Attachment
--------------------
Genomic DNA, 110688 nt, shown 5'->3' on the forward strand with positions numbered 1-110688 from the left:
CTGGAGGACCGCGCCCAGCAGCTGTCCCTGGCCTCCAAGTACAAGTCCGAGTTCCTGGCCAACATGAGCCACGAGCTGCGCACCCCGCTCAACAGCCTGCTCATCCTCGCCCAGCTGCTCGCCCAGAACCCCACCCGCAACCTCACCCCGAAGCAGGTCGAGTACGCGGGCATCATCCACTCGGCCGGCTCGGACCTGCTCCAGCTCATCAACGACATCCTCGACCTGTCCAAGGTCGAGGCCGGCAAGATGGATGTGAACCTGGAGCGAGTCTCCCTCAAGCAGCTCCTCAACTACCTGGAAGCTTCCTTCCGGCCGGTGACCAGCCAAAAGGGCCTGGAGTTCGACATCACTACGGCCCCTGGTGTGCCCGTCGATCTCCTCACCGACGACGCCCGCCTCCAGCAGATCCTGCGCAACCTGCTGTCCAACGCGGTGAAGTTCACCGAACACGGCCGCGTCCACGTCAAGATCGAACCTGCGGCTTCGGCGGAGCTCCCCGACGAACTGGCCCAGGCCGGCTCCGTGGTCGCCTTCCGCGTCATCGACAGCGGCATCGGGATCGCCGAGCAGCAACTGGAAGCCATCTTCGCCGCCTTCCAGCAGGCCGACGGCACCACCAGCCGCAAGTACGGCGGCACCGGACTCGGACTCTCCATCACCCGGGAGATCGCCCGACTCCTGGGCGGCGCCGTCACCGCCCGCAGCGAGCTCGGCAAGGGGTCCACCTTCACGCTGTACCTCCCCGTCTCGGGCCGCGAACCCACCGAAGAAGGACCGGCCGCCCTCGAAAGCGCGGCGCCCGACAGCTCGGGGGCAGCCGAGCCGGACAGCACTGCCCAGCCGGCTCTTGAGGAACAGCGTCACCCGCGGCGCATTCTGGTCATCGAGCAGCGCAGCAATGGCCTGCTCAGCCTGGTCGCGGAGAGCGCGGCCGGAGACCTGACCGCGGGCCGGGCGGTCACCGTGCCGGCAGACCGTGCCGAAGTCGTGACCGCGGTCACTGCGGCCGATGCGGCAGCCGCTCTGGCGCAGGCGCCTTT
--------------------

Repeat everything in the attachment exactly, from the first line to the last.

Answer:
Genomic DNA, 110688 nt, shown 5'->3' on the forward strand with positions numbered 1-110688 from the left:
CTGGAGGACCGCGCCCAGCAGCTGTCCCTGGCCTCCAAGTACAAGTCCGAGTTCCTGGCCAACATGAGCCACGAGCTGCGCACCCCGCTCAACAGCCTGCTCATCCTCGCCCAGCTGCTCGCCCAGAACCCCACCCGCAACCTCACCCCGAAGCAGGTCGAGTACGCGGGCATCATCCACTCGGCCGGCTCGGACCTGCTCCAGCTCATCAACGACATCCTCGACCTGTCCAAGGTCGAGGCCGGCAAGATGGATGTGAACCTGGAGCGAGTCTCCCTCAAGCAGCTCCTCAACTACCTGGAAGCTTCCTTCCGGCCGGTGACCAGCCAAAAGGGCCTGGAGTTCGACATCACTACGGCCCCTGGTGTGCCCGTCGATCTCCTCACCGACGACGCCCGCCTCCAGCAGATCCTGCGCAACCTGCTGTCCAACGCGGTGAAGTTCACCGAACACGGCCGCGTCCACGTCAAGATCGAACCTGCGGCTTCGGCGGAGCTCCCCGACGAACTGGCCCAGGCCGGCTCCGTGGTCGCCTTCCGCGTCATCGACAGCGGCATCGGGATCGCCGAGCAGCAACTGGAAGCCATCTTCGCCGCCTTCCAGCAGGCCGACGGCACCACCAGCCGCAAGTACGGCGGCACCGGACTCGGACTCTCCATCACCCGGGAGATCGCCCGACTCCTGGGCGGCGCCGTCACCGCCCGCAGCGAGCTCGGCAAGGGGTCCACCTTCACGCTGTACCTCCCCGTCTCGGGCCGCGAACCCACCGAAGAAGGACCGGCCGCCCTCGAAAGCGCGGCGCCCGACAGCTCGGGGGCAGCCGAGCCGGACAGCACTGCCCAGCCGGCTCTTGAGGAACAGCGTCACCCGCGGCGCATTCTGGTCATCGAGCAGCGCAGCAATGGCCTGCTCAGCCTGGTCGCGGAGAGCGCGGCCGGAGACCTGACCGCGGGCCGGGCGGTCACCGTGCCGGCAGACCGTGCCGAAGTCGTGACCGCGGTCACTGCGGCCGATGCGGCAGCCGCTCTGGCGCAGGCGCCTTT